Hypothesis: Repeated Cold Stress for Reducing Fatigue in Chronic Fatigue Syndrome


Hypothesis: Repeated Cold Stress for Reducing Fatigue in Chronic Fatigue Syndrome


The hypothesis of a new study has theorised that repeated exposure to cold may reduce fatigue in chronic fatigue syndrome (CFS). This is because brief exposure to cold could potentially reverse some physiological changes which are associated with the illness.

For example, exposure to cold can activate components of the reticular activating system. This can then lead to an increased capacity of the CNS to recruit motoneurons.

Cold has also been shown to reduce serotonin levels in most regions of the brain – according to animal models, this should be consistent with reduced fatigue.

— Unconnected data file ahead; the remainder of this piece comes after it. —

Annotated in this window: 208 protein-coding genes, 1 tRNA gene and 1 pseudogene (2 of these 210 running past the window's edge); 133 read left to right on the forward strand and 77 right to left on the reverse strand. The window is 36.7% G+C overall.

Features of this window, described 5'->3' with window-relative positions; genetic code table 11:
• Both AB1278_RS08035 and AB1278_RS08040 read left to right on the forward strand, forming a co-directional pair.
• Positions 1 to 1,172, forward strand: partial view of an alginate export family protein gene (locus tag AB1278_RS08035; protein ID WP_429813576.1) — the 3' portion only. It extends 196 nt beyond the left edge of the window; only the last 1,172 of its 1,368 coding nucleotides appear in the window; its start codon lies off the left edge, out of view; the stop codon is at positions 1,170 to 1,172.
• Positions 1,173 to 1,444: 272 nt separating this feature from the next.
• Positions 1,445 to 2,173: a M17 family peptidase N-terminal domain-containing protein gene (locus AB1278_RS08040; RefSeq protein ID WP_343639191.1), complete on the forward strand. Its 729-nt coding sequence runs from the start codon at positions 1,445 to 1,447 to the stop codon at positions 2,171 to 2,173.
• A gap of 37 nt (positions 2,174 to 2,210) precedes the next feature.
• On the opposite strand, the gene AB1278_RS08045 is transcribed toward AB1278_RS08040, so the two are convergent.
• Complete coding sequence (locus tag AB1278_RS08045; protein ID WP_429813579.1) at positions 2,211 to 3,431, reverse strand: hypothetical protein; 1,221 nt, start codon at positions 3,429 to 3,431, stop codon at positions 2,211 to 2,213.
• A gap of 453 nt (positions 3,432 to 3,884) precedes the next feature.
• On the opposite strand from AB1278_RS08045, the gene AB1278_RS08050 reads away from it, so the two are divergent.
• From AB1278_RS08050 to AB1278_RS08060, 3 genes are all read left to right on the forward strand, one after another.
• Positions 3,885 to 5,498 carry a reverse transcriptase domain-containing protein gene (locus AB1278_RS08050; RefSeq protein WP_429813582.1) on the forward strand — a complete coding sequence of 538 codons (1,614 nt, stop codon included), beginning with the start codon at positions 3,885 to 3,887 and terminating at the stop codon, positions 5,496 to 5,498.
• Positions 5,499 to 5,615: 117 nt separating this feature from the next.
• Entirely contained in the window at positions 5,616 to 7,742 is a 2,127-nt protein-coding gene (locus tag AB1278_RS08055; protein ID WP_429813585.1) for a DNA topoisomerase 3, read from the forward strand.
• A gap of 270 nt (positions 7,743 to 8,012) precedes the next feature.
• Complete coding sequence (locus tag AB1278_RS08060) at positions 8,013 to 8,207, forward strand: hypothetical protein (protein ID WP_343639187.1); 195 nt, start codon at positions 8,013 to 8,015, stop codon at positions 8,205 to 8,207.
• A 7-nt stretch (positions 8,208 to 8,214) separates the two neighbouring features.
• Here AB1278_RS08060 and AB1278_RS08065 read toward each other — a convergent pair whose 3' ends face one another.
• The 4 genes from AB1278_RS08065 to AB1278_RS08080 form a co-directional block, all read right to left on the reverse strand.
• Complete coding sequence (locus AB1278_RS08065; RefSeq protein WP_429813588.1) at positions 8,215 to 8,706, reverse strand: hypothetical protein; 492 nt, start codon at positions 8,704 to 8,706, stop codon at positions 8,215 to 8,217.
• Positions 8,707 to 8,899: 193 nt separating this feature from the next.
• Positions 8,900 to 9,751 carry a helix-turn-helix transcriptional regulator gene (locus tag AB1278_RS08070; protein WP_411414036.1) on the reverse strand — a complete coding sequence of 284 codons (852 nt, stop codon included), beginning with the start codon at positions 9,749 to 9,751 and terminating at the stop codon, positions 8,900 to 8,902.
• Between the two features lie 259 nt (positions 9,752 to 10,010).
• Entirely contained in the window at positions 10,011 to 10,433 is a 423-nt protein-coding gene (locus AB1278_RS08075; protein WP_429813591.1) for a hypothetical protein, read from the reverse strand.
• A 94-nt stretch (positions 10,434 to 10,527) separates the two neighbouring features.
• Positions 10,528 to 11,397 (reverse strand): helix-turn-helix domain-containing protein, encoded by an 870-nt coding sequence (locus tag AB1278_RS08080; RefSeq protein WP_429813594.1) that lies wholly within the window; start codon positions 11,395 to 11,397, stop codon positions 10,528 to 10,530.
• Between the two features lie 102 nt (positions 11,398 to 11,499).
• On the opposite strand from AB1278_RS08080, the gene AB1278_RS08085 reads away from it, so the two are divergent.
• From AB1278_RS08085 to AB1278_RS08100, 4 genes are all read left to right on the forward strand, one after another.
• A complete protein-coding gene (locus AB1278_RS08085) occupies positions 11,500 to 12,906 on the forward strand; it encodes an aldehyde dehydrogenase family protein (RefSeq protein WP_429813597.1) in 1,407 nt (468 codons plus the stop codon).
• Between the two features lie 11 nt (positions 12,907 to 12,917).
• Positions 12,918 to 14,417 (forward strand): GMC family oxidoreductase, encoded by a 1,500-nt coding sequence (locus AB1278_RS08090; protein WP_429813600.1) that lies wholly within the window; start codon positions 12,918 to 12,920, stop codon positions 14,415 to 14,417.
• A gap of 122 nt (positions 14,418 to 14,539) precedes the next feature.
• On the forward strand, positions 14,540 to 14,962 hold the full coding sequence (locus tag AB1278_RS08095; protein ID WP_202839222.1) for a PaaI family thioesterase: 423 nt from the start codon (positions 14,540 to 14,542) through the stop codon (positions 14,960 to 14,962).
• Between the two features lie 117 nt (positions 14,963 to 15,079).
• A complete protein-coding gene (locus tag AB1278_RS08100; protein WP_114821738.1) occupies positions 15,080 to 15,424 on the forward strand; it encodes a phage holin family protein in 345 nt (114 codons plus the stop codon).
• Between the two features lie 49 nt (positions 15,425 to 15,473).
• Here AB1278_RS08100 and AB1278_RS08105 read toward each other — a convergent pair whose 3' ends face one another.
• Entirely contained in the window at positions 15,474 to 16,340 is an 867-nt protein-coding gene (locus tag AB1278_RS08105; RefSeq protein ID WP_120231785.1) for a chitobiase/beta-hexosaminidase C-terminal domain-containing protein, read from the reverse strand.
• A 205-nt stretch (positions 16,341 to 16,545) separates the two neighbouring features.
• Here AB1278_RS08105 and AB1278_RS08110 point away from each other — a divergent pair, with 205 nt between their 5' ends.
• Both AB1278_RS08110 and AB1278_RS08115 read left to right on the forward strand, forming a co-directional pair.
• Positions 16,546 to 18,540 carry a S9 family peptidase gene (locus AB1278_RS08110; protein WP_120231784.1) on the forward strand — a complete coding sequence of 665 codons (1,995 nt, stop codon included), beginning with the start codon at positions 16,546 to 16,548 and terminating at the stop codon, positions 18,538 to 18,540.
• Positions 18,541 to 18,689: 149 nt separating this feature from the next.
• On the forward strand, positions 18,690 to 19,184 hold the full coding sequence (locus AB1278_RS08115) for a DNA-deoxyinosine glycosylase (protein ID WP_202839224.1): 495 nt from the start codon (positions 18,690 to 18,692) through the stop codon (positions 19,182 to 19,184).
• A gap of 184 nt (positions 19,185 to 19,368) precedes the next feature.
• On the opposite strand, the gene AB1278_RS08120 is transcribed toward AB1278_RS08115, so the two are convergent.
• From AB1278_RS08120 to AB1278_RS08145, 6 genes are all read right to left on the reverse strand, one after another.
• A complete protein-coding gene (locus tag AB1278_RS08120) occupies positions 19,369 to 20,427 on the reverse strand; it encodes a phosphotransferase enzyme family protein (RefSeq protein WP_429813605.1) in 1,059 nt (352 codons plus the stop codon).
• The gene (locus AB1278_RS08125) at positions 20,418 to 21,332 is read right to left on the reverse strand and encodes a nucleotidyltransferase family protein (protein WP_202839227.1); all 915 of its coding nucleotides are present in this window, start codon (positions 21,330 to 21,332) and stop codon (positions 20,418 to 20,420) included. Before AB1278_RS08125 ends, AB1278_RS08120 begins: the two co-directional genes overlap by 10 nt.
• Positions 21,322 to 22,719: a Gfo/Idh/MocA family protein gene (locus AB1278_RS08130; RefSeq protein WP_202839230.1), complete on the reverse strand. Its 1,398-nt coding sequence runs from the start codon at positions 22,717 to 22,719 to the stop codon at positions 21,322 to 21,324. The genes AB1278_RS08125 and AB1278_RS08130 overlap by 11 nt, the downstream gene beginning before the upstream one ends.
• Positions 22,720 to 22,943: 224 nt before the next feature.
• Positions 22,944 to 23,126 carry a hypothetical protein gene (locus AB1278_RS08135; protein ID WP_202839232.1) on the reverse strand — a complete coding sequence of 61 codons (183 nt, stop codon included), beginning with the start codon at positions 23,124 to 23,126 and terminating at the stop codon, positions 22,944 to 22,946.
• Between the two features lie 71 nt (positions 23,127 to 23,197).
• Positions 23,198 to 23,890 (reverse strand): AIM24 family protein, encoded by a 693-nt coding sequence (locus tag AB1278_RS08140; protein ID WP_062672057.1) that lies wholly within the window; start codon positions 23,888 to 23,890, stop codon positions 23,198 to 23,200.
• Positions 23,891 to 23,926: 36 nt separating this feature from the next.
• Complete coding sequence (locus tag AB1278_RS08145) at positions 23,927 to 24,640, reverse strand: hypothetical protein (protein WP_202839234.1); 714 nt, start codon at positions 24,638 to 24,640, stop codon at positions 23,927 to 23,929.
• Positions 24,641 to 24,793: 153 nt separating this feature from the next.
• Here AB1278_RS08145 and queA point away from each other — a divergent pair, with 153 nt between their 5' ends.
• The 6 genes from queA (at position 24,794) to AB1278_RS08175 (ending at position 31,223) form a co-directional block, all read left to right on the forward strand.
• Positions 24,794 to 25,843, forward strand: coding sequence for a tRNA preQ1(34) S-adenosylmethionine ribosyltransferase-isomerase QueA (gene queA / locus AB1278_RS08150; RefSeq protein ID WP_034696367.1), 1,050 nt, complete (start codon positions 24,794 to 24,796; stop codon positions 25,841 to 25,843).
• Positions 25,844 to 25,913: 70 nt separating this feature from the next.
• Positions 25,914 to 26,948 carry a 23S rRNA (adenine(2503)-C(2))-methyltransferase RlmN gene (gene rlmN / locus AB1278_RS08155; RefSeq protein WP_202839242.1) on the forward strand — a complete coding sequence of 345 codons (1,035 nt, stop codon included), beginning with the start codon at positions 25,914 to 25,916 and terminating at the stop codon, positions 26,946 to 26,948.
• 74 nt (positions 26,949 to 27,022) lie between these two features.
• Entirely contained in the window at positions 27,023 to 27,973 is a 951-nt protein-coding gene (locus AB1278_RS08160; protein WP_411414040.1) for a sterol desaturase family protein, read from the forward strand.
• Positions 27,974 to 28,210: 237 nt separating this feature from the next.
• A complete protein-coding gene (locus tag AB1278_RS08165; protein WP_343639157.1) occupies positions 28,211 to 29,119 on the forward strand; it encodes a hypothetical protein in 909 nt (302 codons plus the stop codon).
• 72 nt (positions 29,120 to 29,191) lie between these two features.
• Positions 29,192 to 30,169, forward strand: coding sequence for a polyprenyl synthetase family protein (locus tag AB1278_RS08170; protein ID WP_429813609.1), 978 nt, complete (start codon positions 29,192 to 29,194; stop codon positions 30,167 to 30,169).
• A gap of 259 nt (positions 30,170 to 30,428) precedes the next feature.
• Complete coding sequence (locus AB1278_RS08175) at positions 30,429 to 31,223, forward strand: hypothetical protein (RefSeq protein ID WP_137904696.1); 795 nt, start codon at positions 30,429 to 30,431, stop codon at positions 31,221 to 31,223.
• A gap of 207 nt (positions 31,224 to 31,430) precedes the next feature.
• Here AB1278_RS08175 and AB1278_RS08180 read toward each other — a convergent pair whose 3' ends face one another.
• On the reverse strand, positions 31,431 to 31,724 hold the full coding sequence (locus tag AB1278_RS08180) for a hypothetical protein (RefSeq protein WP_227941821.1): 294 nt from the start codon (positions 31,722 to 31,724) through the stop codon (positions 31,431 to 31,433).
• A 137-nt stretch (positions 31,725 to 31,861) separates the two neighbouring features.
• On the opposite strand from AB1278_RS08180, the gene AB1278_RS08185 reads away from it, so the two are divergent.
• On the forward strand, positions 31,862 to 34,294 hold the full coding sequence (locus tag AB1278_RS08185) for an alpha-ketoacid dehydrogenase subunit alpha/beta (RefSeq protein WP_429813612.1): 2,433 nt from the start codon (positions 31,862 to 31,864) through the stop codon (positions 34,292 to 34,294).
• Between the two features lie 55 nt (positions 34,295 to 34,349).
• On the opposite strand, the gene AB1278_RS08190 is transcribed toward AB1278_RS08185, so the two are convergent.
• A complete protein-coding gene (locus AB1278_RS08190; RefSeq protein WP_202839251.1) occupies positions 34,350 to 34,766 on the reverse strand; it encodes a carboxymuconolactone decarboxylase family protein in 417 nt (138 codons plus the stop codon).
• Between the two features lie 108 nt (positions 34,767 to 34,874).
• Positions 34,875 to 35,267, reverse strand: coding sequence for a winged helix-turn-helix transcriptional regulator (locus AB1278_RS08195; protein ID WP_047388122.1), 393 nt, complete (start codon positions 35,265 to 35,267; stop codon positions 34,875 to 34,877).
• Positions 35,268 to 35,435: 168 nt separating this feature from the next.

Exposure to cold also increases metabolic rate and activates the hypothalamic-pituitary-adrenal axis – this leads to a change in hormones, including an increase in cortisol. This leads to reduced fatigue by reducing muscle pain and accelerating recovery of fatigued muscle.


Read the full hypothesis here.

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